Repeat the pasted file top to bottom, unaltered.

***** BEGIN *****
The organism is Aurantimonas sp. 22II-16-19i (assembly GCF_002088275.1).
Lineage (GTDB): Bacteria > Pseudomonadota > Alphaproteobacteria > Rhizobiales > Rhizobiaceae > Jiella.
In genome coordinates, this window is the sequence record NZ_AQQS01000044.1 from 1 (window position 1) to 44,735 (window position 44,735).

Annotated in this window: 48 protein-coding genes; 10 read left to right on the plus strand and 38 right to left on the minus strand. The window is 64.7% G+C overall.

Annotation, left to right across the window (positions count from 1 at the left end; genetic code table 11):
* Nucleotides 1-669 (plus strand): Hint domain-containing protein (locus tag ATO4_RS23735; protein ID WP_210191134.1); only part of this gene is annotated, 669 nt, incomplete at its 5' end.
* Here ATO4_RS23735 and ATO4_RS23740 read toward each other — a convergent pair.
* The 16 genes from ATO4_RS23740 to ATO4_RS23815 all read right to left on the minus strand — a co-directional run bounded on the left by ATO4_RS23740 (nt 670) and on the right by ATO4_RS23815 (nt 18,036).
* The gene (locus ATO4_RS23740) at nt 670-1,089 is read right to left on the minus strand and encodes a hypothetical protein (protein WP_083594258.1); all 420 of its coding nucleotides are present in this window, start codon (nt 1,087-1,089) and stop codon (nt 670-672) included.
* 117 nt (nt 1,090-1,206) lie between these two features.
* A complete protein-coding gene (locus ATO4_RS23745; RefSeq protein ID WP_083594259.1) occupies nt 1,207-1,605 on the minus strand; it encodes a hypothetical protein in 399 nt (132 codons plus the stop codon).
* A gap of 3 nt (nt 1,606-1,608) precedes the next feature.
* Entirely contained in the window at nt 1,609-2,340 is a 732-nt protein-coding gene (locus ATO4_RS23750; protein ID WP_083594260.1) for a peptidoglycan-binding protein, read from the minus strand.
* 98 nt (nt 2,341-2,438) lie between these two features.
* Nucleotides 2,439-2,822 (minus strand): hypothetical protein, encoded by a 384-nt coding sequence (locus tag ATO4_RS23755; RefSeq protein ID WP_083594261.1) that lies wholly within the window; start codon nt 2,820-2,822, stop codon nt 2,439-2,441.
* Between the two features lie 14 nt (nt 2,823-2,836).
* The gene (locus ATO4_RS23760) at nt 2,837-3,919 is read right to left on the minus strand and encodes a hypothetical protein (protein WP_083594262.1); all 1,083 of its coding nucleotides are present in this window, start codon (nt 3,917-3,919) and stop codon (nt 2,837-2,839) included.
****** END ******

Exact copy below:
The organism is Aurantimonas sp. 22II-16-19i (assembly GCF_002088275.1).
Lineage (GTDB): Bacteria > Pseudomonadota > Alphaproteobacteria > Rhizobiales > Rhizobiaceae > Jiella.
In genome coordinates, this window is the sequence record NZ_AQQS01000044.1 from 1 (window position 1) to 44,735 (window position 44,735).

Annotated in this window: 48 protein-coding genes; 10 read left to right on the plus strand and 38 right to left on the minus strand. The window is 64.7% G+C overall.

Annotation, left to right across the window (positions count from 1 at the left end; genetic code table 11):
* Nucleotides 1-669 (plus strand): Hint domain-containing protein (locus tag ATO4_RS23735; protein ID WP_210191134.1); only part of this gene is annotated, 669 nt, incomplete at its 5' end.
* Here ATO4_RS23735 and ATO4_RS23740 read toward each other — a convergent pair.
* The 16 genes from ATO4_RS23740 to ATO4_RS23815 all read right to left on the minus strand — a co-directional run bounded on the left by ATO4_RS23740 (nt 670) and on the right by ATO4_RS23815 (nt 18,036).
* The gene (locus ATO4_RS23740) at nt 670-1,089 is read right to left on the minus strand and encodes a hypothetical protein (protein WP_083594258.1); all 420 of its coding nucleotides are present in this window, start codon (nt 1,087-1,089) and stop codon (nt 670-672) included.
* 117 nt (nt 1,090-1,206) lie between these two features.
* A complete protein-coding gene (locus ATO4_RS23745; RefSeq protein ID WP_083594259.1) occupies nt 1,207-1,605 on the minus strand; it encodes a hypothetical protein in 399 nt (132 codons plus the stop codon).
* A gap of 3 nt (nt 1,606-1,608) precedes the next feature.
* Entirely contained in the window at nt 1,609-2,340 is a 732-nt protein-coding gene (locus ATO4_RS23750; protein ID WP_083594260.1) for a peptidoglycan-binding protein, read from the minus strand.
* 98 nt (nt 2,341-2,438) lie between these two features.
* Nucleotides 2,439-2,822 (minus strand): hypothetical protein, encoded by a 384-nt coding sequence (locus tag ATO4_RS23755; RefSeq protein ID WP_083594261.1) that lies wholly within the window; start codon nt 2,820-2,822, stop codon nt 2,439-2,441.
* Between the two features lie 14 nt (nt 2,823-2,836).
* The gene (locus ATO4_RS23760) at nt 2,837-3,919 is read right to left on the minus strand and encodes a hypothetical protein (protein WP_083594262.1); all 1,083 of its coding nucleotides are present in this window, start codon (nt 3,917-3,919) and stop codon (nt 2,837-2,839) included.